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You can also watch this, somewhat, embarrassing video of me demonstrating the camera quality (the video is from the Pi, photo booth is so you can see the camera is shooting and the other monitor shows the video from the camera):

One thing to note is that I had to edit the camcorder script to work with the new 40 pin headers on the newer Pis. GPIO.setmode was changed to board, and the pins were updated from 23 and 24 to 33 and 35. There are a host of additional updates I’d like to make to the py script as well as to the hardware of the camera. Once I’m happy with where the project is I will do a full, detailed, writeup.

Designing a Better Test Box for Fencing

The idea behind this was born of part necessity and part boredom. As primarily an epeeist, I’ve had my fair share of faulty weapons and would end up having to use the connection detector on my multimeter to debug any problems. This was not the most practical approach. However, instead of shelling out $15 for a box with LEDs I decided to go and make my own.

The first thing I wanted to avoid was using two batteries. A regularly used tester would see maybe an hour of on time in a couple years and I really wanted to make the case as light and slim as possible. However, that left me with a different problem. The reason most testers use two batteries (AA) is because the general forward voltage for LEDs between 1.8 and 2.2V, just over the 1.2 or 1.5V you’d find in an NiMH or alkaline AA. There are a few ways to go about boosting the voltage to the necessary levels, but the approach I took was to use a circuit called a joule thief.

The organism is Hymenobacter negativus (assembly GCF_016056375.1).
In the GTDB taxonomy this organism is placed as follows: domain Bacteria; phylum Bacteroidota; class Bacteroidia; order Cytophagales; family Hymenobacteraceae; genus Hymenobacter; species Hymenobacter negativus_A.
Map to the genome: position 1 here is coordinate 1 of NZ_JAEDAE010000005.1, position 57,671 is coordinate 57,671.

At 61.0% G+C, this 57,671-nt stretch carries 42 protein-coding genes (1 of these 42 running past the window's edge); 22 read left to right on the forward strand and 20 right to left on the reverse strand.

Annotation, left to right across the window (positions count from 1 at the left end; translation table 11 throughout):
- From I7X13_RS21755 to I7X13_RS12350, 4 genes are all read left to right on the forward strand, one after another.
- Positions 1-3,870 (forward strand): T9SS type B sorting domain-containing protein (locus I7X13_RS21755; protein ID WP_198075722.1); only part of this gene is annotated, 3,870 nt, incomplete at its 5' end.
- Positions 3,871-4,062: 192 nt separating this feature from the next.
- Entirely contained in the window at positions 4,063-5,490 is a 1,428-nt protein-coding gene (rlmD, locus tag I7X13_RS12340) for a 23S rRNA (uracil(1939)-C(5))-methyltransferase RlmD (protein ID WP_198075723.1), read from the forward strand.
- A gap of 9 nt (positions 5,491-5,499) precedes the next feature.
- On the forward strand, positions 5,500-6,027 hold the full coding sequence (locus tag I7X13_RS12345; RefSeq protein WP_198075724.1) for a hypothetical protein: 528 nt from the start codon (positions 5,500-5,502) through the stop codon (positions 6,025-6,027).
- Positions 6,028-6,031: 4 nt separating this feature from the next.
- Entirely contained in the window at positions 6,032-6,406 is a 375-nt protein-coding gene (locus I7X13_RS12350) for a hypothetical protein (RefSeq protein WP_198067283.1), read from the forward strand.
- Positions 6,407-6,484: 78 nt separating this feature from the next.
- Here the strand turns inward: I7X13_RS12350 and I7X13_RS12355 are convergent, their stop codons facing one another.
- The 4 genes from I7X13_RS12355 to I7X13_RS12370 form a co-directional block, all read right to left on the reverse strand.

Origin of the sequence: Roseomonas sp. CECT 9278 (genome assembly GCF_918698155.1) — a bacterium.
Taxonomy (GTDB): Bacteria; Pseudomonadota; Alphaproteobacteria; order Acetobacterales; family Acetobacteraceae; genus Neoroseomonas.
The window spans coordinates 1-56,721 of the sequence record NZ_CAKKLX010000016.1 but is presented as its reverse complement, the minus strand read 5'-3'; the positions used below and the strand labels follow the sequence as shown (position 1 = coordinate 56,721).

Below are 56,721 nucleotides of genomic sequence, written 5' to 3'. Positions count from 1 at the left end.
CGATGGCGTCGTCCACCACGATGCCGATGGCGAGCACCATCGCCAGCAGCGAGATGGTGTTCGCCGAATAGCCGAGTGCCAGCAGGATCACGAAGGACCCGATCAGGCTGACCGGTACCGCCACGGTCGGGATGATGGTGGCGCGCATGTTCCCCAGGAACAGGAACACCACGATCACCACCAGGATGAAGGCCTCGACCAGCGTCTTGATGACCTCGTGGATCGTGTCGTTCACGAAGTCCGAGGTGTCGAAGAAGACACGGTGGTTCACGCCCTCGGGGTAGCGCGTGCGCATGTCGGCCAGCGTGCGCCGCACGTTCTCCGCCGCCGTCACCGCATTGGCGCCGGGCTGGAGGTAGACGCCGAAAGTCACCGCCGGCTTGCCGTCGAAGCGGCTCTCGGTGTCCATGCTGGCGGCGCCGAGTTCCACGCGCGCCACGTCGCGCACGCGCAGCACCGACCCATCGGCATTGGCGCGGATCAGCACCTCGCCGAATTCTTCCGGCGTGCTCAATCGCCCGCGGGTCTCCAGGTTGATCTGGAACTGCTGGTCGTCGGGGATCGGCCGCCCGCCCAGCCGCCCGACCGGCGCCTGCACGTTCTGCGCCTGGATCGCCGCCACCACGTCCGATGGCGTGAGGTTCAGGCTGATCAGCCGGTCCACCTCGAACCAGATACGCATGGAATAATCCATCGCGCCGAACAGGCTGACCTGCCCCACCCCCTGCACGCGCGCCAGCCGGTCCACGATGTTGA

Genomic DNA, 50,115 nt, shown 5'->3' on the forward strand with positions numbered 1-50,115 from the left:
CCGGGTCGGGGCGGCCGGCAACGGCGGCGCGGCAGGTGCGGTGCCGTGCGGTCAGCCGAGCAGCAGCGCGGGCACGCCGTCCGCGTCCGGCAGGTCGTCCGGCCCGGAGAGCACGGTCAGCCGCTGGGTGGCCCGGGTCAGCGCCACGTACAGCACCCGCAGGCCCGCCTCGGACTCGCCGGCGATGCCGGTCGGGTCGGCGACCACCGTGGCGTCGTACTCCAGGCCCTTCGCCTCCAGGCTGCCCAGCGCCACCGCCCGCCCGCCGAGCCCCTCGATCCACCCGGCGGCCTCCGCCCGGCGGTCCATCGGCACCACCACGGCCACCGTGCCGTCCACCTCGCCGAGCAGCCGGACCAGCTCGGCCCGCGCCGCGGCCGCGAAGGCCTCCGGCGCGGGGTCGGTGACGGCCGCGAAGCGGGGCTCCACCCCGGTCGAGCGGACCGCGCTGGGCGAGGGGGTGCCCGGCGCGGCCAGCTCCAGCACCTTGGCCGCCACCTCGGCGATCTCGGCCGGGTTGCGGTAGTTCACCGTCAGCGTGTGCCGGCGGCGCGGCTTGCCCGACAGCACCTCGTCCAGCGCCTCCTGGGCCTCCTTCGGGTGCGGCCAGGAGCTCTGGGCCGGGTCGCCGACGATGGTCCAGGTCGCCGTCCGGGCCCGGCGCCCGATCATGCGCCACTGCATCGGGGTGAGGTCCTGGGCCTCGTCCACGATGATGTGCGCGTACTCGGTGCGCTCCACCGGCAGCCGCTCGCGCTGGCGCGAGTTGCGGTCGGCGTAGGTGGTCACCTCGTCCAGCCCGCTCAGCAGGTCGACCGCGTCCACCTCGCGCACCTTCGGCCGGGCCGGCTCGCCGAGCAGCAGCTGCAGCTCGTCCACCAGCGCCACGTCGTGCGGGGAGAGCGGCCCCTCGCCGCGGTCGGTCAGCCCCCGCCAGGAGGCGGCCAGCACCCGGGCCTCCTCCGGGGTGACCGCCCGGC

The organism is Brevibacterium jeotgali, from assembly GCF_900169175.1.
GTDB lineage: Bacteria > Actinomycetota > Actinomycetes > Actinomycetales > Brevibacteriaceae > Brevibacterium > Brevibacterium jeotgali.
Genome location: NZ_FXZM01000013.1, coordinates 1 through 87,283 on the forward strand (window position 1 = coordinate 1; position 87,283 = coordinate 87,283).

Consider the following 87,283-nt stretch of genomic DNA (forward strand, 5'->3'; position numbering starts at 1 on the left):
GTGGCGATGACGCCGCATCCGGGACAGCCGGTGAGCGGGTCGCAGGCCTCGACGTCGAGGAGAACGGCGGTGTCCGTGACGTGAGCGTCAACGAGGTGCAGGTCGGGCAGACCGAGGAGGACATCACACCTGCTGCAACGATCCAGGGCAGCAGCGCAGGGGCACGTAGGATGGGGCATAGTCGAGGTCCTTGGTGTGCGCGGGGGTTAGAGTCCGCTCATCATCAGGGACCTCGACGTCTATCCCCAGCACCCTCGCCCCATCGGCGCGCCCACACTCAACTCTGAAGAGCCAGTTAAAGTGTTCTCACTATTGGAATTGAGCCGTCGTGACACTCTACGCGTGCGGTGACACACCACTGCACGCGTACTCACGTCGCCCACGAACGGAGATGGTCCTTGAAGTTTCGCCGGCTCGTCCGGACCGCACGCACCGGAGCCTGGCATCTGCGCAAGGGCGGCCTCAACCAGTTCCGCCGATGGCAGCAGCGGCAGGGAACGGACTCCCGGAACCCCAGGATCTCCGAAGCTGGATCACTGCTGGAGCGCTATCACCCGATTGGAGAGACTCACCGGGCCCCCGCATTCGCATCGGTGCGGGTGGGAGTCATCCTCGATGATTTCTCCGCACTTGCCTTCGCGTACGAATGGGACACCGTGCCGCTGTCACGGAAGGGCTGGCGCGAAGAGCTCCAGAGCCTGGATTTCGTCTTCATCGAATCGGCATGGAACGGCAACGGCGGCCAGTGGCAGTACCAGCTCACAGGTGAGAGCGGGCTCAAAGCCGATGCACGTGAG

I found an easy-to-follow instructable and made a quick trip down to the EE lab to see if there were and toroid magnets which I could use to make the inductor. Lucky, there were. I only managed to get 7ish complete turns around however, it seems to work just fine:

IMG_9708I wanted to see how low the voltage could drop before the LED would become unusable so I hooked up the circuit to my bench supply. I slowly dropped the voltage to the point where the LED was no longer emitting any detectable light which was around 0.3V

DS2000Above is a capture at 0.3V in. The top waveform is from the toroid output to the base of the 3904 and the bottom waveform was of the LED. This makes it much easier to see the LED being powered by higher voltage pulses from the joule thief circuit. The capture below was taken at around 1.5V in and shows the difference in frequency relative to voltage (excuse the different time bases):

Newfile1iHaving solved the issue of the voltage supply à la joule thief, the test circuit is then a simple matter of wiring up three pins to connect to a body cord and then foil or epee. IMG_9712Above is a photo of the body cord that will be connected to the pins in the test box (the test box whose housing needs to be made). The middle pin (B) is connected to the collector of the 3904. The left pin (A) is then connected to a green LED whose cathode is connected to the emitter or the 3904, such that when the circuit is closed the LED will turn on (the weapon is working). The same is done for the right pin (C) with a second LED. Thus completes the wiring component of the test box, I’ll cover the housing in another post when the fab shop reopens.